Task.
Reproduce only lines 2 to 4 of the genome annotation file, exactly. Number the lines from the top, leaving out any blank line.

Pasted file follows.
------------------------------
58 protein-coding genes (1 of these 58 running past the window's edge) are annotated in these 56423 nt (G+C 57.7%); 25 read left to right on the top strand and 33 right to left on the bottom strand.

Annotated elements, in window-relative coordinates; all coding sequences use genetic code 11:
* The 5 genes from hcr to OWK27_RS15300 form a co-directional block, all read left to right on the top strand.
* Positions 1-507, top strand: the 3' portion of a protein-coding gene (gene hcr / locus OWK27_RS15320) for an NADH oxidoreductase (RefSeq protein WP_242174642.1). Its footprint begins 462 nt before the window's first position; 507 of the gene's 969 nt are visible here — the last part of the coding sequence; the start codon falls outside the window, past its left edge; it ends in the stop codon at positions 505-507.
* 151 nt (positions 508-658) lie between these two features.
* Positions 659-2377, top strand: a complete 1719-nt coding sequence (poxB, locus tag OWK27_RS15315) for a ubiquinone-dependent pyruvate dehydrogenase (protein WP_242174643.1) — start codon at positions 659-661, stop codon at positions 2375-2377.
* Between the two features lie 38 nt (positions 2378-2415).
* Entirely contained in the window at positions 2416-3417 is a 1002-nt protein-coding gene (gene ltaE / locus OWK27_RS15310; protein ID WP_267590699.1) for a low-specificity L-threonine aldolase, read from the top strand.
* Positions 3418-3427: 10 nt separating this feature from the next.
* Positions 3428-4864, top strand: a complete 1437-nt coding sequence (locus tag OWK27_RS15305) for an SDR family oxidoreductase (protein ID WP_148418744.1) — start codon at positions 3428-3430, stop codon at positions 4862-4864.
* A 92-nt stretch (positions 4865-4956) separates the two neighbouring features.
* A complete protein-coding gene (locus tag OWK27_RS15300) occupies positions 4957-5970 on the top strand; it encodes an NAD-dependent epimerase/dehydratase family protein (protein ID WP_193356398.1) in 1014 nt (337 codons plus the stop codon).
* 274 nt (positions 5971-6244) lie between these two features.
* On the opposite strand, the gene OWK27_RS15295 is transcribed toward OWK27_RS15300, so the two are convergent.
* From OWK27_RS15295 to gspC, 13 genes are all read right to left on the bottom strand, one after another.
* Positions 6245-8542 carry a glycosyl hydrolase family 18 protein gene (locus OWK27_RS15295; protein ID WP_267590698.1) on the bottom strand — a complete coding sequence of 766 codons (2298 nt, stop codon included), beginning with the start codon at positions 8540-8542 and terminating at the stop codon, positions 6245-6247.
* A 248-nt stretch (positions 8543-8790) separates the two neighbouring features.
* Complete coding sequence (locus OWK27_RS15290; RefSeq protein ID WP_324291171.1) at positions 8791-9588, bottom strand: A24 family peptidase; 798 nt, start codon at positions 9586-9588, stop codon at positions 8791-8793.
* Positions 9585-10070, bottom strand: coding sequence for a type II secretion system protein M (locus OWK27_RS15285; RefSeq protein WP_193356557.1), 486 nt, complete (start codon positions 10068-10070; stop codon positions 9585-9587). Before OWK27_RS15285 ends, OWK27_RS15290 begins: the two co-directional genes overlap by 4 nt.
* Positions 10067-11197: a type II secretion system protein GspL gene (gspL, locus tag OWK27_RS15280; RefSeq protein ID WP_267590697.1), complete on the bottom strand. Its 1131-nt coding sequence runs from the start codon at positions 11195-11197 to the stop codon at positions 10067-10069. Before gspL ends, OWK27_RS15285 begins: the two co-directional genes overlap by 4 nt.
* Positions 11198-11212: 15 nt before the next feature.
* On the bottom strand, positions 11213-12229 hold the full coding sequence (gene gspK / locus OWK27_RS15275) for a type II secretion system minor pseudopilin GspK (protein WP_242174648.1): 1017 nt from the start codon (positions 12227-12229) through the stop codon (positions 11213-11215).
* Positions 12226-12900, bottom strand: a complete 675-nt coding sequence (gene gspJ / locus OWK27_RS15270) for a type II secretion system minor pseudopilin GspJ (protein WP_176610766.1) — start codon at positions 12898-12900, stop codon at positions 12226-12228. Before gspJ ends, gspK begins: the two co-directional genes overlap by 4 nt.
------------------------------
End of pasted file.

Annotated elements, in window-relative coordinates; all coding sequences use genetic code 11:
* The 5 genes from hcr to OWK27_RS15300 form a co-directional block, all read left to right on the top strand.
* Positions 1-507, top strand: the 3' portion of a protein-coding gene (gene hcr / locus OWK27_RS15320) for an NADH oxidoreductase (RefSeq protein WP_242174642.1). Its footprint begins 462 nt before the window's first position; 507 of the gene's 969 nt are visible here — the last part of the coding sequence; the start codon falls outside the window, past its left edge; it ends in the stop codon at positions 505-507.